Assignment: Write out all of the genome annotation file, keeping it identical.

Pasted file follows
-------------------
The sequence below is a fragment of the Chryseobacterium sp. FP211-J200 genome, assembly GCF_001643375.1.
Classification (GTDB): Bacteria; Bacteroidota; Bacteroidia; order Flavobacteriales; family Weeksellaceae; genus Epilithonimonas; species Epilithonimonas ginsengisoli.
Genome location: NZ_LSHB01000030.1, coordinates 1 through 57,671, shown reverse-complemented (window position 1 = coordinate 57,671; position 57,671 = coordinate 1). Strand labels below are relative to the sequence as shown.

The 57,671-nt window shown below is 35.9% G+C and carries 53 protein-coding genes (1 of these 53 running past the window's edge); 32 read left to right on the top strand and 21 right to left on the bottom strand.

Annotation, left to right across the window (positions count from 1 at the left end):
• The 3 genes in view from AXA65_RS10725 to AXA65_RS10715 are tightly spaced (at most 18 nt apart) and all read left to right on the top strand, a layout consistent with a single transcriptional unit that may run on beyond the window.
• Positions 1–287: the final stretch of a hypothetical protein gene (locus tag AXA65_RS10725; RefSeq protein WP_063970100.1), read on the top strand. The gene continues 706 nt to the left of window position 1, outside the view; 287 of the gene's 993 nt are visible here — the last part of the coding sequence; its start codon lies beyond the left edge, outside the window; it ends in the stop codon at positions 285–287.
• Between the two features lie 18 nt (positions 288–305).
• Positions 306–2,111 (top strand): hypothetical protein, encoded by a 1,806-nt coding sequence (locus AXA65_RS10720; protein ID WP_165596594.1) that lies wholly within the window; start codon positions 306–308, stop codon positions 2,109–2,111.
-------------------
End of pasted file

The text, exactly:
The sequence below is a fragment of the Chryseobacterium sp. FP211-J200 genome, assembly GCF_001643375.1.
Classification (GTDB): Bacteria; Bacteroidota; Bacteroidia; order Flavobacteriales; family Weeksellaceae; genus Epilithonimonas; species Epilithonimonas ginsengisoli.
Genome location: NZ_LSHB01000030.1, coordinates 1 through 57,671, shown reverse-complemented (window position 1 = coordinate 57,671; position 57,671 = coordinate 1). Strand labels below are relative to the sequence as shown.

The 57,671-nt window shown below is 35.9% G+C and carries 53 protein-coding genes (1 of these 53 running past the window's edge); 32 read left to right on the top strand and 21 right to left on the bottom strand.

Annotation, left to right across the window (positions count from 1 at the left end):
• The 3 genes in view from AXA65_RS10725 to AXA65_RS10715 are tightly spaced (at most 18 nt apart) and all read left to right on the top strand, a layout consistent with a single transcriptional unit that may run on beyond the window.
• Positions 1–287: the final stretch of a hypothetical protein gene (locus tag AXA65_RS10725; RefSeq protein WP_063970100.1), read on the top strand. The gene continues 706 nt to the left of window position 1, outside the view; 287 of the gene's 993 nt are visible here — the last part of the coding sequence; its start codon lies beyond the left edge, outside the window; it ends in the stop codon at positions 285–287.
• Between the two features lie 18 nt (positions 288–305).
• Positions 306–2,111 (top strand): hypothetical protein, encoded by a 1,806-nt coding sequence (locus AXA65_RS10720; protein ID WP_165596594.1) that lies wholly within the window; start codon positions 306–308, stop codon positions 2,109–2,111.